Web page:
Title

Antibiotic collateral sensitivity is contingent on the repeatability of evolution.

Document Type

Article

Publication Date

1-18-2019

Keywords

JMG

JAX Source

Nat Commun 2019 Jan 18; 10(1):334

PMID

30659188

DOI

https://doi.org/10.1038/s41467-018-08098-6

Abstract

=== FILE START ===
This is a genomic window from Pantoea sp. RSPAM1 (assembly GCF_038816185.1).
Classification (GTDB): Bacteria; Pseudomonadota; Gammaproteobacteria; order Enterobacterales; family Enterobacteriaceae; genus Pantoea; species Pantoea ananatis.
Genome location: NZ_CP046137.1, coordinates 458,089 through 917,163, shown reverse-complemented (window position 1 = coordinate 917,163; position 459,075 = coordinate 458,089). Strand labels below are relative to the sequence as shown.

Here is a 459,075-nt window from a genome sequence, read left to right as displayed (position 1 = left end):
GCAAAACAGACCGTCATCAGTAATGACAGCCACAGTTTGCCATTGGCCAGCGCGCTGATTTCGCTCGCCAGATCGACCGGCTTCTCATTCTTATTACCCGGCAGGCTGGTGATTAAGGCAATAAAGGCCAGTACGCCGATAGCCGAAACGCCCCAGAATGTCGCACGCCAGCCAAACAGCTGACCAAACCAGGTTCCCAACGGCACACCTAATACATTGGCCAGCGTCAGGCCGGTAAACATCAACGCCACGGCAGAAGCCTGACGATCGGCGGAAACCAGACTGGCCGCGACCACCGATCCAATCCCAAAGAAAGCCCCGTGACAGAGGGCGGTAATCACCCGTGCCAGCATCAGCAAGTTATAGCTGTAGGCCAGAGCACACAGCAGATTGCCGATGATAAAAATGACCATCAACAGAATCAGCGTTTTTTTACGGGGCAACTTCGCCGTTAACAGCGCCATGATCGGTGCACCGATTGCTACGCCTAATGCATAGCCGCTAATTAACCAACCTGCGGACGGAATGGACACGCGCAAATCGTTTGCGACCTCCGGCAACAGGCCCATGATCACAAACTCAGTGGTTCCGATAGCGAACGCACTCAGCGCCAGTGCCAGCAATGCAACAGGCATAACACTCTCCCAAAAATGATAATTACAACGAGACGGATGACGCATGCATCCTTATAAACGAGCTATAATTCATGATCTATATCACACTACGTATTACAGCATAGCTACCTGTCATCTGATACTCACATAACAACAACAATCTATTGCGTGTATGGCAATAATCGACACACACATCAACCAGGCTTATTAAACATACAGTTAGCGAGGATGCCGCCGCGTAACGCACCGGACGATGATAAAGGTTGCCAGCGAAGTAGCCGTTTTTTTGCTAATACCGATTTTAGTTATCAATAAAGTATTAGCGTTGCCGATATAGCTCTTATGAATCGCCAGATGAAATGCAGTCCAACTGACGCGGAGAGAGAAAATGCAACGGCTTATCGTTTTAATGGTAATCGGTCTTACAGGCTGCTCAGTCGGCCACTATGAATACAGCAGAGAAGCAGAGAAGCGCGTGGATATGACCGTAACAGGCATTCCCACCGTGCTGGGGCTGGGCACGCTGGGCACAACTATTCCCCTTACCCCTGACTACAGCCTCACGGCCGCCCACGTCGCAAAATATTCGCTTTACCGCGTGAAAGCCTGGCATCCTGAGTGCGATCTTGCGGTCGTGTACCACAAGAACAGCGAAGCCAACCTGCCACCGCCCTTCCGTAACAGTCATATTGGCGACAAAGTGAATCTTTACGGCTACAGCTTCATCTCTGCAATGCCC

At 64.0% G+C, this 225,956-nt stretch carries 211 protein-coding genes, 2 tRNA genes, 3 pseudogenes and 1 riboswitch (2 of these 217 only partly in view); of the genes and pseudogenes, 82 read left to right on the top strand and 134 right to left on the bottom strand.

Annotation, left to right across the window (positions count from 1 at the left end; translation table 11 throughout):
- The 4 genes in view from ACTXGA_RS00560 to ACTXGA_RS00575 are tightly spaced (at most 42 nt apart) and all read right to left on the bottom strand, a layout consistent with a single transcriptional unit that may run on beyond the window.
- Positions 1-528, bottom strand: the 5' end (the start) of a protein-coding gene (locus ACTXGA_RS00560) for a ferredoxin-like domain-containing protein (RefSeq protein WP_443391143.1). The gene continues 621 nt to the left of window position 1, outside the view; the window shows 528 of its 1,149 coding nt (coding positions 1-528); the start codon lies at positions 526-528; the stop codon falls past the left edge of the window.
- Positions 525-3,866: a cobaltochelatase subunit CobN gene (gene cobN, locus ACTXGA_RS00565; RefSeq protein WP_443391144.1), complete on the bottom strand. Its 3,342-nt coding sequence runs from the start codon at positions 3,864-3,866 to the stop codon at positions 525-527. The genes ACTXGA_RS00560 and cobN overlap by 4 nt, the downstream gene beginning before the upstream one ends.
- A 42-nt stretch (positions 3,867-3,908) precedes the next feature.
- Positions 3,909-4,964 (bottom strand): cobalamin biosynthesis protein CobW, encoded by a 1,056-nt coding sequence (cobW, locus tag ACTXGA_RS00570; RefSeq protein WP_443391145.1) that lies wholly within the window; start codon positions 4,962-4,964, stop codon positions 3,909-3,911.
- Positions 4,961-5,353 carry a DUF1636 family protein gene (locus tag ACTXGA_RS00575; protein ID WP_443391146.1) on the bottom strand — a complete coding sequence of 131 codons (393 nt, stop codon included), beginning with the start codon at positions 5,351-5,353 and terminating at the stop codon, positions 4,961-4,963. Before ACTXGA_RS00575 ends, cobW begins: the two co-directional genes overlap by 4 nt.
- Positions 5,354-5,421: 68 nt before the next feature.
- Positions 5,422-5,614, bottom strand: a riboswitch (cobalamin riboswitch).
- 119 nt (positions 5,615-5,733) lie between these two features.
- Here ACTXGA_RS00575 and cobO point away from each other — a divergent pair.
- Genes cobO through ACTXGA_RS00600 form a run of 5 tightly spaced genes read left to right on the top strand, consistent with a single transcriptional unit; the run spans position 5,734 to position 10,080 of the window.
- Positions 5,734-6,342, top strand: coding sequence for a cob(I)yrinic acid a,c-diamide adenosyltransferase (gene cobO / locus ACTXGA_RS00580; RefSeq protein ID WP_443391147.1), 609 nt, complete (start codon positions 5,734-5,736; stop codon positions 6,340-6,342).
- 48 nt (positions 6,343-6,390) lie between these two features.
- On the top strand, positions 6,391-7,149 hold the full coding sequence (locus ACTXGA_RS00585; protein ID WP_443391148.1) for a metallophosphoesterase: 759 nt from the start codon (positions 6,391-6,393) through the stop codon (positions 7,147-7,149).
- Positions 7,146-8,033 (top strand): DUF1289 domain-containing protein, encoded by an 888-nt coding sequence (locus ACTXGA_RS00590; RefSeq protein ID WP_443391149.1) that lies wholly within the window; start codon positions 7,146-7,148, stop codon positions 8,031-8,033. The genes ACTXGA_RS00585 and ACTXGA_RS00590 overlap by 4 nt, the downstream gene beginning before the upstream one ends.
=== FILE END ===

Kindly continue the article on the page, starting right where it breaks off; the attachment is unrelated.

Antibiotic resistance represents a growing health crisis that necessitates the immediate discovery of novel treatment strategies. One such strategy is the identification of collateral sensitivities, wherein evolution under a first drug induces susceptibility to a second. Here, we report that sequential drug regimens derived from in vitro evolution experiments may have overstated therapeutic benefit, predicting a collaterally sensitive response where cross-resistance ultimately occurs. We quantify the likelihood of this phenomenon by use of a mathematical model parametrised with combinatorially complete fitness landscapes for Escherichia coli. Through experimental evolution we then verify that a second drug can indeed stochastically exhibit either increased susceptibility or increased resistance when following a first. Genetic divergence is confirmed as the driver of this differential response through targeted and whole genome sequencing. Taken together, these results highlight that the success of evolutionarily-informed therapies is predicated on a rigorous probabilistic understanding of the contingencies that arise during the evolution of drug resistance.

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